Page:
Two years ago at my yearly physical, my doctor said I was low on vitamin B-12 and that the only way to increase it was through a shot in the arm. I received my first shot that day, and my arm was paralyzed for four days. I went in a week later for my second shot, only to have the same thing happen again. I didn’t get any more shots. It still hurts to this day, even though an MRI shows nothing wrong. The specialist says it was just coincidence. I cannot hold my arm over my head or stretch it out. What’s your take?

Well, I don’t believe it was just coincidence. Nerve damage following injection is extremely rare, but it sounds like what you are describing. This can be due to direct trauma to the nerve by the needle, or by an inflammatory reaction.

The treatment is physical therapy, but unfortunately for you, it works best if begun right away. I still think it is worth your while, however.

Also, vitamin B-12 deficiency absolutely can be treated with oral vitamin B-12. Although pernicious anemia, the most common form of vitamin B-12 deficiency, is due to poor B-12 absorption, this can be overcome simply by giving much more B-12 than the body usually needs.

A dose of 1 mg daily by mouth is a safe, inexpensive and effective treatment for vitamin B-12 deficiency. Many of my patients still want the injection, however, even though it seems inexplicable to me.

Yesterday, while walking barefoot in my back yard, I stepped on a bee. This has happened to me before, and it seems that each time the results are a little worse. After I removed the stinger from the underside of one of my toes, I put ice on the sting and took a Benadryl. Since this happened in the evening, I was able to elevate my leg for the rest of the night. In the morning, the area was swollen, red, hot and painful. Now, after my usual three-mile morning power walk, the swelling and soreness is spreading up my foot. I am notorious for going barefoot and stepping on bees. I just know this will happen again. Do you have any suggestions for what might help prevent a bee sting from going “viral”?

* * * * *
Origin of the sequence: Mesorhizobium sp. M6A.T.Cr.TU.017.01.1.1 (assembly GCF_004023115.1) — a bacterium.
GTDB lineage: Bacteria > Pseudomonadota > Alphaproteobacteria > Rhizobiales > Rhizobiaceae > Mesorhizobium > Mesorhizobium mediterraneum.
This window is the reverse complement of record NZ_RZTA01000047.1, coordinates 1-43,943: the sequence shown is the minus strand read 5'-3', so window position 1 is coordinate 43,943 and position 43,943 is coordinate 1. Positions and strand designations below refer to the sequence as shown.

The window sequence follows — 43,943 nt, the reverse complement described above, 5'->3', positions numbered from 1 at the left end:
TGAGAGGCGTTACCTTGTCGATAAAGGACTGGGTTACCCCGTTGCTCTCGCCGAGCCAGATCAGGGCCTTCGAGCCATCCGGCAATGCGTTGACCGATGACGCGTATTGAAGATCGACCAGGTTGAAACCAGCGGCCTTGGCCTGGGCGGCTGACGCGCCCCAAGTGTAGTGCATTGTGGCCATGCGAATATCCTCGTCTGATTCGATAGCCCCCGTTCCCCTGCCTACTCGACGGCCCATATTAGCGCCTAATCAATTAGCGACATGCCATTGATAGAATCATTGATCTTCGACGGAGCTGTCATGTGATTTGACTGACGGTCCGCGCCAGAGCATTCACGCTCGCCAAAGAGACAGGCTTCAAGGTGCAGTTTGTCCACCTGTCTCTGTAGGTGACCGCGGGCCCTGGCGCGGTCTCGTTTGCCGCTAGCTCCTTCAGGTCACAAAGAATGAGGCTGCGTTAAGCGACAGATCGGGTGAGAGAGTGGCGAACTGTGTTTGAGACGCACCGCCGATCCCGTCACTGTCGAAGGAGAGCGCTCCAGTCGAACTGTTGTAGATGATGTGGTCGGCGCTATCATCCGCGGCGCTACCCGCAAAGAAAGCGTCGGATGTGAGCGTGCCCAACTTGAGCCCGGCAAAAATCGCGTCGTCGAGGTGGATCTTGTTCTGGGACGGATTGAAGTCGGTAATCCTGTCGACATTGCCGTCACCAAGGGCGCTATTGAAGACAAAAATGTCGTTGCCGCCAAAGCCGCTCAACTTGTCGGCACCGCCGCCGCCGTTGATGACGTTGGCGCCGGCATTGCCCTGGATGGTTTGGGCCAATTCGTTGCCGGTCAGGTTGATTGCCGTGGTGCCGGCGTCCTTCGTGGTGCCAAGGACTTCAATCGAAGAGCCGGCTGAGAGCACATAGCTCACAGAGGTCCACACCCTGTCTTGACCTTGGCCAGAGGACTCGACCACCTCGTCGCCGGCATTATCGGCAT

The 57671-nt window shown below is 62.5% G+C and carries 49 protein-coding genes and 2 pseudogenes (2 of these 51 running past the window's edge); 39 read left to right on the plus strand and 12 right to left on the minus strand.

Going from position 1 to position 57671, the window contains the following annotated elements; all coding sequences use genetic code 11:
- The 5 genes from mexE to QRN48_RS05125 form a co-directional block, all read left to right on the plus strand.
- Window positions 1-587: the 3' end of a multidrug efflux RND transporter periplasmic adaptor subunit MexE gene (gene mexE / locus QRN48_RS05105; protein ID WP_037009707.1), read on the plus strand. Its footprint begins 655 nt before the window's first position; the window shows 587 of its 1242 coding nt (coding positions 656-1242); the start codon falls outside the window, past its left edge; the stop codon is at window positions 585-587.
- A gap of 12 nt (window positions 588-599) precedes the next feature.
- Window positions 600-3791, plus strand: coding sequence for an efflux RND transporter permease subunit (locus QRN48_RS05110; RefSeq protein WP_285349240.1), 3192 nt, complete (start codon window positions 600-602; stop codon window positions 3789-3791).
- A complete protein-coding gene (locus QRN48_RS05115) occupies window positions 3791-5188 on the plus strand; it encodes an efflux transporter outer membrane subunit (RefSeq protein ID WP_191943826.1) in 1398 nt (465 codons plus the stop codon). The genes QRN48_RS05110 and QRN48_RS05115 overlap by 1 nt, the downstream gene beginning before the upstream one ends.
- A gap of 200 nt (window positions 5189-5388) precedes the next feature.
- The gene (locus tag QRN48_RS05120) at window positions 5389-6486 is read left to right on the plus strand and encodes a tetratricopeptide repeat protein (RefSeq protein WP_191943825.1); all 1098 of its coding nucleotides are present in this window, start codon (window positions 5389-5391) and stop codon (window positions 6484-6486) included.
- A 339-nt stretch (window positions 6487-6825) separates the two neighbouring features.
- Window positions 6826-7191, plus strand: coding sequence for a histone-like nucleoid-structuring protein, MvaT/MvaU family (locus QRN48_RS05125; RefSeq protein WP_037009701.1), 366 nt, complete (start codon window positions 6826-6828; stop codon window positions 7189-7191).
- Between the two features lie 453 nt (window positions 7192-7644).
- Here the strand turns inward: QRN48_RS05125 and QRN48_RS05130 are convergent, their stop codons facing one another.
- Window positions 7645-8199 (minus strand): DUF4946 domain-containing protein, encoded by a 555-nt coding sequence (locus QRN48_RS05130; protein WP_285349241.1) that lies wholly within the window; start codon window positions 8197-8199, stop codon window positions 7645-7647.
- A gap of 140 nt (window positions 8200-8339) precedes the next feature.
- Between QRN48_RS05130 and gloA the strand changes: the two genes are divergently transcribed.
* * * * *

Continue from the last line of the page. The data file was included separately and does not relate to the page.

Your best bet is not to get stung in the first place, which for you means not stepping barefoot where bees might be. It’s particularly important for you, as local reactions to bee stings do tend to get worse over time.

Fortunately, they do not usually predict the life-threatening anaphylactic reaction. Once stung by a bee, remove the stinger, within seconds if possible, since the venom can continue to be released for several seconds.

The local reaction usually lasts less than a day in most people, but it can last up to five days. The reason the swelling and soreness spread after your walk is that the exercise and increased blood flow to the area allowed the venom to move to different areas, and the inflammatory response also progressed.

I would recommend that you continue cold compresses and avoid your power walks for at least another day or two after a sting.

Dr. Keith Roach regrets that he is unable to answer individual letters, but will incorporate them in the column whenever possible. Readers may email questions to ToYourGoodHealth@med.cornell.edu. © 2019 North America Synd., Inc.

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